The fight was over. In a way, that was too bad, for it had given me cover for edging into the shadows by the row of dark booths. but  not quite enough.

“American, aren’t you?” A voice from a seat below, in English, from a man alone, behind me. The excitement having dissipated, people were returning to their previous drinking and the noise level was rising. “Buy you a drink?” Relieved but hesitant, I turned and slid onto the opposite bench, landing catty-corner from him as deep as I could get and away from the light. I didn’t like being there, but could think of no alternative. He signaled and two steins of beer arrived.

As we sipped them, he told me—in perfect English—that he had spent time in Wisconsin but was from Munich. He wanted to know about me, asking my age and then telling me he had known other sixteen-year-olds in Milwaukee. We sat there, drinking and talking, for what seemed like hours. I was not particularly happy, more than a bit uncomfortable, for I knew there was risk in what I was doing. Still, it was better than walking aimlessly in the night–and the buzz was pleasant.

He taught me a trick with a box of wooden matches. Put a small hole in the top of the box, then take out one match and stand it in the hole, doing so with one hand only while also holding the box in that hand. Then take out another match and light it—still all with one hand. Next, use that match to light the other one, one handed, the match heads touching so that they fuse, leaving the matchsticks stuck together at right angles. For years, I would show off this trick.

Maybe it was some sort of reminder.

But I never, ever told anyone where I learned it or what had happened later that night. Some things… well, let’s just leave it at that. Imagine what you will when we get to that.

He showed me a wallet full of money—he’d gotten paid that day—and he learned, after some prodding, that I had no place to go. He invited me back to his room, where I could sleep. The second or third time, on his promise that we would sleep only, I agreed. Young fool. I knew of the risk, from prior knowledge and talk at the youth hostels, though my experience was absolute zero.

His was a tiny single room with a single bed up eight floors in a dreary elevator building where the bathrooms were down the hall. He told me we would have to share his single bed and that I should undress—but he wouldn’t touch me, he said.

That, of course, did not prove to be true.

Again…  no details.

Perhaps I had little choice in the matter; I knew enough, at least, not to resist.

It could have gotten worse; he outweighed me by a good fifty pounds, probably more. And I knew nothing about fighting.

I only wanted it to be over and me anywhere else in the world.

When he finally fell to sleep, I crept into my clothes, moving quietly, scared of waking him. Slowly, I opened the door. The light from the hallway fell on his wallet which had dropped from his pants onto the floor in his hurry to undress, bills spilling from it. I was tempted to sweep them up and take all, but closed the door instead.

I wanted to be out of there and away from him. Far away. Taking the money would have tied me to him in some way, imposing a level of responsibility I did not want. I think I realized that much even then, standing in the doorway.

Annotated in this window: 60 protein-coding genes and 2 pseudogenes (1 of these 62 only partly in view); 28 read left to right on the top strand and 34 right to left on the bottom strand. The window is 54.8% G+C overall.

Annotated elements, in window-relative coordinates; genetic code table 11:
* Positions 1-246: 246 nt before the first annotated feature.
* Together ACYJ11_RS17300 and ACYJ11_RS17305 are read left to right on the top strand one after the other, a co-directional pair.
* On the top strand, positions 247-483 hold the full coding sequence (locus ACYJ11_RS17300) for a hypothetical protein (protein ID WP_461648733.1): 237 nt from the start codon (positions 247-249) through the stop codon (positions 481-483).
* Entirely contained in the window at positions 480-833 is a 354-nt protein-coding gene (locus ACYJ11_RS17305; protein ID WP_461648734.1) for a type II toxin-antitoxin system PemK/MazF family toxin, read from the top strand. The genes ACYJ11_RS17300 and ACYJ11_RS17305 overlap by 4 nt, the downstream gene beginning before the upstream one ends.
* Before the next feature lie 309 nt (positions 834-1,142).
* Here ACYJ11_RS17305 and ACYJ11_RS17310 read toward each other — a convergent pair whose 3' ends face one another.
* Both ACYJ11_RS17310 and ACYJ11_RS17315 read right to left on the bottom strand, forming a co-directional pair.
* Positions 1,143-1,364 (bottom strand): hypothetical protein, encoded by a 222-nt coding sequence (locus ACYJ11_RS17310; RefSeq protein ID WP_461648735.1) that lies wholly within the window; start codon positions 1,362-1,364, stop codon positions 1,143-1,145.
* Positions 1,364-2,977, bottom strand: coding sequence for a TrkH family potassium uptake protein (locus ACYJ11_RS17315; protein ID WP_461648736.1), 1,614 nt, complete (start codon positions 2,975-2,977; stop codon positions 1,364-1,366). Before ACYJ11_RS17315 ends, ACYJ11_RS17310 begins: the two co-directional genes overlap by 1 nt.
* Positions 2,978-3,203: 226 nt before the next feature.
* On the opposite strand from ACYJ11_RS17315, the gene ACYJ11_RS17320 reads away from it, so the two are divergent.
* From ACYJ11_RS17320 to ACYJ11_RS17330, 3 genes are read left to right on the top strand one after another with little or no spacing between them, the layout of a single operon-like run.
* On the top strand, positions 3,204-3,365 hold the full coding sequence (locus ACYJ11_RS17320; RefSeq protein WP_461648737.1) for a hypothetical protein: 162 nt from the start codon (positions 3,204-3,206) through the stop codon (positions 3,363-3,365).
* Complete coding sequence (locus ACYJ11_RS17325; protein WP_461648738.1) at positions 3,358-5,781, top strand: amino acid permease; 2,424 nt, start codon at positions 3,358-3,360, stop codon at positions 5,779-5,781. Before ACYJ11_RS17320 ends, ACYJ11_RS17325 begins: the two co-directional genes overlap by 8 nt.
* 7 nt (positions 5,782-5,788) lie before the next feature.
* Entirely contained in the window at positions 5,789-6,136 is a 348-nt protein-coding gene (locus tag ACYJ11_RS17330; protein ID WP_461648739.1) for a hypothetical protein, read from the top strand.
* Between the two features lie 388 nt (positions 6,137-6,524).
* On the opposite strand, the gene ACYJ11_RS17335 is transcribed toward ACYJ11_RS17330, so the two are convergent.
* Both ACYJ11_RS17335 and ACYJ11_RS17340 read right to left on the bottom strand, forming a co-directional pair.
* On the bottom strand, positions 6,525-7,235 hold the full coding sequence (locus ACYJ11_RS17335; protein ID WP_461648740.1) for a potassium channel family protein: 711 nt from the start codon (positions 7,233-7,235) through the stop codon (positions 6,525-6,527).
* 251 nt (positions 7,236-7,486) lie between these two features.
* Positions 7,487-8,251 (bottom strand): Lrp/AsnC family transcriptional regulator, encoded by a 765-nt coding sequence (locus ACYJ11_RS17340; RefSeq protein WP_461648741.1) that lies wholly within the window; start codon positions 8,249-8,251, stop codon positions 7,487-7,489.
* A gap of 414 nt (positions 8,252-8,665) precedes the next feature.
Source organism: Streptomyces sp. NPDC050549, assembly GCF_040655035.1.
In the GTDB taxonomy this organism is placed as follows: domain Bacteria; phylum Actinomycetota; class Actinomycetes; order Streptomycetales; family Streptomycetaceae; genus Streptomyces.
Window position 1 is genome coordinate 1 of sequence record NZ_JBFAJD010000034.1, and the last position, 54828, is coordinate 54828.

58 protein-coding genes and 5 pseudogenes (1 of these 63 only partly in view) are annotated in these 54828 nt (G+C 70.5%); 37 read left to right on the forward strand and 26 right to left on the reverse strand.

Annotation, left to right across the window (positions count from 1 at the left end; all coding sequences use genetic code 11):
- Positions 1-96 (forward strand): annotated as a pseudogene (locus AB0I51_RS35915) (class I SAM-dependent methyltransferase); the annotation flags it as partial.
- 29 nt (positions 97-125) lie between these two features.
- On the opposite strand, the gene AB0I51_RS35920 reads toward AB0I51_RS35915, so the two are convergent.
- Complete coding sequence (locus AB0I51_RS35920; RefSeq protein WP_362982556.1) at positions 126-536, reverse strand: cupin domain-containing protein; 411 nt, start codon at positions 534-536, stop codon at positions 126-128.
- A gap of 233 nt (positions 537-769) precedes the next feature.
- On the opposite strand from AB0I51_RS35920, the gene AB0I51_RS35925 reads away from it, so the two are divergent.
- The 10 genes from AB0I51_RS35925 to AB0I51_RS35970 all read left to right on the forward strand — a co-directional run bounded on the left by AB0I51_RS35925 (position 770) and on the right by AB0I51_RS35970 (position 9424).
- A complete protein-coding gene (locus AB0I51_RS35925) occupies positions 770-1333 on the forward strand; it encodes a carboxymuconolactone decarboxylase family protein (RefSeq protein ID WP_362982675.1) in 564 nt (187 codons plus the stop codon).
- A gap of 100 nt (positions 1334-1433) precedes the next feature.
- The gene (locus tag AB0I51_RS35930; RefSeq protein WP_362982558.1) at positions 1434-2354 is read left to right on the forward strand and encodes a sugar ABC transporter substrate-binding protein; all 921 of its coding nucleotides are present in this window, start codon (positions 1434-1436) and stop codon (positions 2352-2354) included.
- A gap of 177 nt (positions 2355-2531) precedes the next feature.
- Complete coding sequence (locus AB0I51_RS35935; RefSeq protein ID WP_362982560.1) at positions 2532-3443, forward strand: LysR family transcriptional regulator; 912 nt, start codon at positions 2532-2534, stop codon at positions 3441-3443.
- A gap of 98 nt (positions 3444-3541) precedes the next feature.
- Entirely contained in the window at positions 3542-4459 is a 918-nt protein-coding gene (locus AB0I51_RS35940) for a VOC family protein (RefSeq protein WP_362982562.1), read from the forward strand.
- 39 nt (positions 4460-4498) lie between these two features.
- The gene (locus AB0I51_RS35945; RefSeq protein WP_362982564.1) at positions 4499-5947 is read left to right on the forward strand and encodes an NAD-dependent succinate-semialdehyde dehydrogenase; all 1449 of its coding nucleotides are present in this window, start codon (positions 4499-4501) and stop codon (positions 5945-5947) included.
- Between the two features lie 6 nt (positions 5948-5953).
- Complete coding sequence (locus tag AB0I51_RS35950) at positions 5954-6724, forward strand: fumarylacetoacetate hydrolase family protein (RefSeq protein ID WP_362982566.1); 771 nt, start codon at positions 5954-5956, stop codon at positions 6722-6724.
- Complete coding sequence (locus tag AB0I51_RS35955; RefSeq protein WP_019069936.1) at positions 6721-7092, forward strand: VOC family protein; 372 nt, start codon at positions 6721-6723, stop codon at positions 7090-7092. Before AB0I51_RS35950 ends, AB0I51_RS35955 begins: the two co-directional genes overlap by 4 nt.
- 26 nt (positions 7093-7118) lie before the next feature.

I don’t think I could have spent the money if I had taken it; handling it would have made me shake.

I closed his door softly and waited down the hall toward the elevator, scared his door would open before it arrived but unwilling to cast about for the stair. I left the building, stepping into the early morning chill and started walking.

The light was that dimness that comes just before dawn and the streets were empty. I would have run, for now I was suddenly quite frightened, but was also scared of breaking the silence around me, as though it would bring him after me. I headed for the youth hostel where, I knew, a small park nearby had a bench where I probably could sit and wait without anyone bothering me, not that early in the day, at least.

The gate of the youth hostel swung open precisely at seven. I couldn’t register until later, I was aware, not until after twelve, but all I wanted was a shower stall and I knew where those were and that they weren’t guarded.

It cost money for hot water and I had none of the necessary 10-phennig coins, but I didn’t mind. But all I wanted to do was wash the man and the night away, which I did.

Over and over again.

I have never in my life showered so long.

The stall was little but private, with a small antechamber for changing. After a time, I also washed the clothes I’d been wearing, scrubbing them as best I could with my bar of soap. Once I was finally outside again, in the courtyard, I spread the wet garments out on a bench to dry and looked around for someone to talk to.

I didn’t feel like being alone; I needed distractions.

It would be years before I let myself think about that night—and more after that before I told anyone. Pushing it back and as out of my mind as possible started right away, but I couldn’t do it alone.

The quiet conversations in the courtyard that I could overhear most immediately weren’t in English and I couldn’t really speak any other language. But newcomers were appearing as quickly as people left and I kept alert for English. The manager, who liked to scatter people to tourist sites, telling them they should be seeking beauty and history and not hanging around, appeared from time to time. In fact, people had just been dispersing, flying before his flapping arms, as I had arrived with my laundry. Fortunately, he had turned and was heading back to his office as I sat down, which is why I had found room to set my shirt and pants and things to dry.